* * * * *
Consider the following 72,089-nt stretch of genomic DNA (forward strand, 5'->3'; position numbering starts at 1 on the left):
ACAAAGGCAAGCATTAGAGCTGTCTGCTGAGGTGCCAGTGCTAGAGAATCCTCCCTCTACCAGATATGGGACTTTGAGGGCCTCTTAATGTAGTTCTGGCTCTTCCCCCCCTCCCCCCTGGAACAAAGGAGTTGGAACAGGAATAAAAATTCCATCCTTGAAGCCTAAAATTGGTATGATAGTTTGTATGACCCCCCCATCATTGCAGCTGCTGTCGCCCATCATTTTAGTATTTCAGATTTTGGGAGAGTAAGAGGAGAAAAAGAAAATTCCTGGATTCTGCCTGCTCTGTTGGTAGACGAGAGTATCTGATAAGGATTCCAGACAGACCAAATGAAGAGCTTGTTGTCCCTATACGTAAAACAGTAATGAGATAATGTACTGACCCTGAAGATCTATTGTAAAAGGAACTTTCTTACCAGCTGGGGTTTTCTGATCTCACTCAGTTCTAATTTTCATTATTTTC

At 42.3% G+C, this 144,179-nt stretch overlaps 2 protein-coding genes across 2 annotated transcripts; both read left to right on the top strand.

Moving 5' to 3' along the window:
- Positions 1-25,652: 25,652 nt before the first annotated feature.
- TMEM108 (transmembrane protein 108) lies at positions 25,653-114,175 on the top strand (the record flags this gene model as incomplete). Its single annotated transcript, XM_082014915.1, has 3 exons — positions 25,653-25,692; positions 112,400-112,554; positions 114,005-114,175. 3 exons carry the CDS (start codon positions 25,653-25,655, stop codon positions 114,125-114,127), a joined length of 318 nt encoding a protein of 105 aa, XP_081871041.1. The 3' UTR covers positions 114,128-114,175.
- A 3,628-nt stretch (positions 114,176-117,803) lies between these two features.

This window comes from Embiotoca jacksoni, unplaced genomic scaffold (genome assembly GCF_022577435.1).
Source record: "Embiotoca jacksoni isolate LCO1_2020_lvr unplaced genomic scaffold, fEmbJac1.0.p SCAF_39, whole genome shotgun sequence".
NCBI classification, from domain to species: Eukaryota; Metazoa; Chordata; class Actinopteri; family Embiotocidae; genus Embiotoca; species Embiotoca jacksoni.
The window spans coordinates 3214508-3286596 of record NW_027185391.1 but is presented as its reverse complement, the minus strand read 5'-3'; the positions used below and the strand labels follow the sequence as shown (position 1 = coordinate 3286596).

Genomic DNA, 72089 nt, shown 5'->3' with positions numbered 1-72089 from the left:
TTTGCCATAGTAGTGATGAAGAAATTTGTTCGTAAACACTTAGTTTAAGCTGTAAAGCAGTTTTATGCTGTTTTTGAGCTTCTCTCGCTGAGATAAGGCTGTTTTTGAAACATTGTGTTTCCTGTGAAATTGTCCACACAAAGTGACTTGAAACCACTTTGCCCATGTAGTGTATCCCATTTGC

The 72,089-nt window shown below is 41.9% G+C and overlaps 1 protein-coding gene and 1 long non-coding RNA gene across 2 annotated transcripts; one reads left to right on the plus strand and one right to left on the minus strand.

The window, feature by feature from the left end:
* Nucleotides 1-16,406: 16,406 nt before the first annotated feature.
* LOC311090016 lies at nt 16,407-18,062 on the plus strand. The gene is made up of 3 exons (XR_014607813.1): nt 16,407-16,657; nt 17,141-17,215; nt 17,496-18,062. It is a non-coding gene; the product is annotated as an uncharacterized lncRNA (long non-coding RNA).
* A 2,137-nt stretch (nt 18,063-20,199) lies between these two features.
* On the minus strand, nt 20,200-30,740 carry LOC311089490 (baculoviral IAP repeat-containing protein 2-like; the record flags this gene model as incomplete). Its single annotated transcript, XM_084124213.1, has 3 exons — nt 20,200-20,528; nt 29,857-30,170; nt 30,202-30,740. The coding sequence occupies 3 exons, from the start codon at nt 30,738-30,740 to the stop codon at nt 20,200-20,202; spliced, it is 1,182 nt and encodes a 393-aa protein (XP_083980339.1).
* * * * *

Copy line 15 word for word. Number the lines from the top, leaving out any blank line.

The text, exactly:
The window, feature by feature from the left end: